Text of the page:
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An azalea is extremely toxic to horses. The leaves and the nectar of an azalea contain the toxins that poison horses. These toxins are called grayanotoxins and are cardiac glycosides. The toxins will obstruct the natural rhythm of the heart. This can cause arrhythmias and possible cardiac arrest.
Most horses will not willingly eat azaleas unless their pasture is limited on the amount of good, nutritious forage that is available. There is an increase in the number of azalea poisoning cases in the winter months when grass and other forage is sparse.
The azalea is one of many toxic plants mainly found in the Midwestern part of the United States, although they have been transplanted to other regions as ornamental shrubs or trees. Azaleas are evergreens that have bright flowers that bloom in the spring. You will not find azaleas in the northern United States because of the extreme cold temperatures.
If you suspect that your horse has ingested a poisonous plant of any kind, it is important that you contact your veterinarian immediately. Azalea poisoning in horses can be fatal and emergency veterinary care is essential as is keeping your horse calm and as stress free as possible. Symptoms to watch for in azalea poisoning in horses includes
Azaleas contain toxins called grayanotoxins that are sodium channel activators. This means that the toxins will bind to cell membranes that are responsible for the activation and inactivation of the cell. The toxins then inhibit the normal function of the cell.
One to two pounds of the green leaves of azalea plants can be fatal to your horse. Most cases of azalea poisoning in horses occur in the winter. This is when there is little nutritious forage available to eat. Horses will naturally avoid azaleas unless they are hungry and there are no other options for them.
If you suspect your horse has eaten azalea shrubs or trees, contact your veterinarian immediately for an emergency visit. When you are waiting for your veterinarian to arrive, move your horse to a quiet place away from any activity that could be stressful to your horse. Collect samples of your horse’s feed, hay and any trees or shrubs that are in their pasture.
Once your veterinarian arrives, they will conduct a full physical examination on your horse. This will include a fecal examination, a complete blood count to evaluate cell activity and a urinalysis. A serum panel may also be completed to determine the cause of your horse’s illness. Additionally, blood tests can indicate organ function and the effects of the toxin on the organs. Many times, your veterinarian will have to rule out other illnesses or conditions in order to pinpoint what is ailing your horse.
There is no antidote for azalea poisoning in horses. Your veterinarian will use supportive care, detoxification and symptomatic treatments.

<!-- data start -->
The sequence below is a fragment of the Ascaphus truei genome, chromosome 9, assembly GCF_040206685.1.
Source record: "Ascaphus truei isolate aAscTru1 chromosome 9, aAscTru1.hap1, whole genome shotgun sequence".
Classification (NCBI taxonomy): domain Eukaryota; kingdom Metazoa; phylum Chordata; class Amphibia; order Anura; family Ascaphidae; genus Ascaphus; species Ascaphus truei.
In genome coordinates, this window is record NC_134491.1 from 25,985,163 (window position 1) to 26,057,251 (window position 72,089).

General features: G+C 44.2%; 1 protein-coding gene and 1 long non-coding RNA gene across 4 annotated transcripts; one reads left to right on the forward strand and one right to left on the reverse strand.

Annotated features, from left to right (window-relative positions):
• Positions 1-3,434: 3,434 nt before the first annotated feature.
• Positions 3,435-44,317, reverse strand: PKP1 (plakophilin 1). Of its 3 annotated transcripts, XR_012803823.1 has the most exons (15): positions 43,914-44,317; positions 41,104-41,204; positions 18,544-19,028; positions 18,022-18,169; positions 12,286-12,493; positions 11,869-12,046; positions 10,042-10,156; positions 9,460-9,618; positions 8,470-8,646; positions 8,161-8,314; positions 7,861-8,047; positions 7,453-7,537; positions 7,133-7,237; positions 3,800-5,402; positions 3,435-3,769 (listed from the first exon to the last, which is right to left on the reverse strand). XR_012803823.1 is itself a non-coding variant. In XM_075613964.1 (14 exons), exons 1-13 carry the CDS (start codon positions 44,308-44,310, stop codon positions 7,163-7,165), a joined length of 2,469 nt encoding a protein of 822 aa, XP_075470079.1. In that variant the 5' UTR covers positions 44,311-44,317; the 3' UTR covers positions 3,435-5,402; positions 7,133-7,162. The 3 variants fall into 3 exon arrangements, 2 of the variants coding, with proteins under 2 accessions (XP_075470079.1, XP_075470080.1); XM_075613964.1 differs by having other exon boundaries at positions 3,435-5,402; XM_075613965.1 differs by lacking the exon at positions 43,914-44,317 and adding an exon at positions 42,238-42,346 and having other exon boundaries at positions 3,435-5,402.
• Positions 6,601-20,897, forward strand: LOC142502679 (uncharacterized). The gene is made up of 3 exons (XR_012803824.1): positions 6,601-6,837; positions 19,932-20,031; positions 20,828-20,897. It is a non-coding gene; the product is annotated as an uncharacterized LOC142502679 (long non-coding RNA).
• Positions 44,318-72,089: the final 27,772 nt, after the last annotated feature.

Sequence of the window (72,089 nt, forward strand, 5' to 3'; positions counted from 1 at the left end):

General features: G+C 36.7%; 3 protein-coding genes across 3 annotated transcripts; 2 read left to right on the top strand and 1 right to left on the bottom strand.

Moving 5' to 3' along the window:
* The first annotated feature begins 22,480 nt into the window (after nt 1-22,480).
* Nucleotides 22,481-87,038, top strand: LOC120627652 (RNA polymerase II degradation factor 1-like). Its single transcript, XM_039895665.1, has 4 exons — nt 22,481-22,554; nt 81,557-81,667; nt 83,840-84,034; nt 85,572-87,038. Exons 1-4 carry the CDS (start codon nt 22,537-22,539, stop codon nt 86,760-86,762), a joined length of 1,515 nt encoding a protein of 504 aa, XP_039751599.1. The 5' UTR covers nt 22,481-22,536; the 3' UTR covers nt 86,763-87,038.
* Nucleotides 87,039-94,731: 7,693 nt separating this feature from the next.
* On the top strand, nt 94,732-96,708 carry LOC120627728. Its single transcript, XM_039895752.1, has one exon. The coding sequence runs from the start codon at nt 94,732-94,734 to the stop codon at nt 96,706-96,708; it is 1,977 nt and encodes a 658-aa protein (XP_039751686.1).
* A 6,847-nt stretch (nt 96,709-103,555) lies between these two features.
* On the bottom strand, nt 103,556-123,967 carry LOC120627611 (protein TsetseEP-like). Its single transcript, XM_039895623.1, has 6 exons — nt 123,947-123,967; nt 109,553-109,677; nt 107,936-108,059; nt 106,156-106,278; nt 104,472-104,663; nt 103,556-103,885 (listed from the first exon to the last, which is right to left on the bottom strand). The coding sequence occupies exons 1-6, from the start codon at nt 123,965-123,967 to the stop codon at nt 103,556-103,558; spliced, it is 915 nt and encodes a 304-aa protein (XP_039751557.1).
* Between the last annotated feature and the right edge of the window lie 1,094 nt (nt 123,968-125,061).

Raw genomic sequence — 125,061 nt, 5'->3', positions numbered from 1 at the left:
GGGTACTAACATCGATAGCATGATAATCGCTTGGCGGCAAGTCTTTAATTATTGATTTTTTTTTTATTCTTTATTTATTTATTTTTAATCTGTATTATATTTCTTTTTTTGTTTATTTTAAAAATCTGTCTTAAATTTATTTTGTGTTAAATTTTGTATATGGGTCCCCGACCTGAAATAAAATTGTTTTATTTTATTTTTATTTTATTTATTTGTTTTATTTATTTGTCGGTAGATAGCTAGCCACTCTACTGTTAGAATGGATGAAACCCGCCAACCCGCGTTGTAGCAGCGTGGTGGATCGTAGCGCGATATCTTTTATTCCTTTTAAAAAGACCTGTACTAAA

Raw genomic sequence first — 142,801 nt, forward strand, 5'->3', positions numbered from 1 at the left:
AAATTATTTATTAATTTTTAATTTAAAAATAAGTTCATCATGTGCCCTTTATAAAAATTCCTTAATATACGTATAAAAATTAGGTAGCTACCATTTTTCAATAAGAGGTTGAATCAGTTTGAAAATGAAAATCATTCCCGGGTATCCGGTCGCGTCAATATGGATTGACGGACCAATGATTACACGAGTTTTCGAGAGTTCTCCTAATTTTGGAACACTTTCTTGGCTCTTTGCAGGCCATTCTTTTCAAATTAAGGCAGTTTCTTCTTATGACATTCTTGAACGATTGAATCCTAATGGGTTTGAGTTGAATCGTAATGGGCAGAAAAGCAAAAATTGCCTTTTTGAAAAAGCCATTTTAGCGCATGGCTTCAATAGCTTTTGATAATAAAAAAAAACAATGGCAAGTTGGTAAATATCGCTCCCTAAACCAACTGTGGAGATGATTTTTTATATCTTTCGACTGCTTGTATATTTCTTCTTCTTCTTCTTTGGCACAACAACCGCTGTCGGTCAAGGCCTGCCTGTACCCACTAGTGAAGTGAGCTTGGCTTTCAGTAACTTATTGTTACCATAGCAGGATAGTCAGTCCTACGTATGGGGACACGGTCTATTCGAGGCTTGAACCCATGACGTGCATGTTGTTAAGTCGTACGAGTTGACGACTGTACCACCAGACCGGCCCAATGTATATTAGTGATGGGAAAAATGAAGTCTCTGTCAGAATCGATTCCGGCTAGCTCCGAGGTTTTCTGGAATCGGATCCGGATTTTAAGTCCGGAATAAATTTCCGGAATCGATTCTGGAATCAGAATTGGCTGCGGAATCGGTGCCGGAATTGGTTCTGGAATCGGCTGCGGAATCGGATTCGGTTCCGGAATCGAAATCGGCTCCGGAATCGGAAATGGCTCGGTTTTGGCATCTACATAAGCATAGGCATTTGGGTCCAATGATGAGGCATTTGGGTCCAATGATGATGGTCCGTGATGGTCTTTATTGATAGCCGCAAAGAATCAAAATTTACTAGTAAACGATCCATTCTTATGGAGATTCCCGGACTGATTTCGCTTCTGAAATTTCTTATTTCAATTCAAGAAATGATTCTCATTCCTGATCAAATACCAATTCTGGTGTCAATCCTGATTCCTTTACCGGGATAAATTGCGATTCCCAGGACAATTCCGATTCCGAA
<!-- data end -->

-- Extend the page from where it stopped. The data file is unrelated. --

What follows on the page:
Your veterinarian will begin treatments as soon as they have diagnosed azalea poisoning in your horse. Hospitalization will be highly recommended for your horse during their treatment. This way an IV can be inserted to provide supportive care as well as make administering medications easier and less stressful on your horse. Fluid therapy will be necessary and possible nutrition therapy.
Your horse will need to be kept calm and stress free while they are recovering from azalea poisoning. This will keep their heart rate from becoming erratic and possible cardiac arrest from occurring.
Activated charcoal will be administered by mouth. Activated charcoal is used to absorb any toxins that are still in your horse’s stomach. This will keep more toxins from entering your horse’s system and putting them at a greater risk of death.
Anti-arrhythmic drugs will be given to your horse through their IV is your horse is having any cardiac episodes. Magnesium sulfate can also be given, by mouth, to treat cardiac arrhythmias.
Horses that suffer from azalea poisoning will have a poor to guarded prognosis. Your horse’s recovery will depend on how much of the toxin they have ingested as well as how quickly veterinary care was sought and treatments begun.
Most horses that do recover from azalea poisoning will have long term heart damage that will prevent them from returning to normal activities. At best, these horses become pasture horses and can never be used for work or pleasure riding.
Preventing azalea poisoning is the best way to keep your horse from suffering from the effects of the toxins. Be aware of what plants are growing in your horse’s pasture and eradicate all plants that are poisonous to your horse. This includes ornamental trees and shrubs that are outside your horse’s pasture but within reach of your horse.
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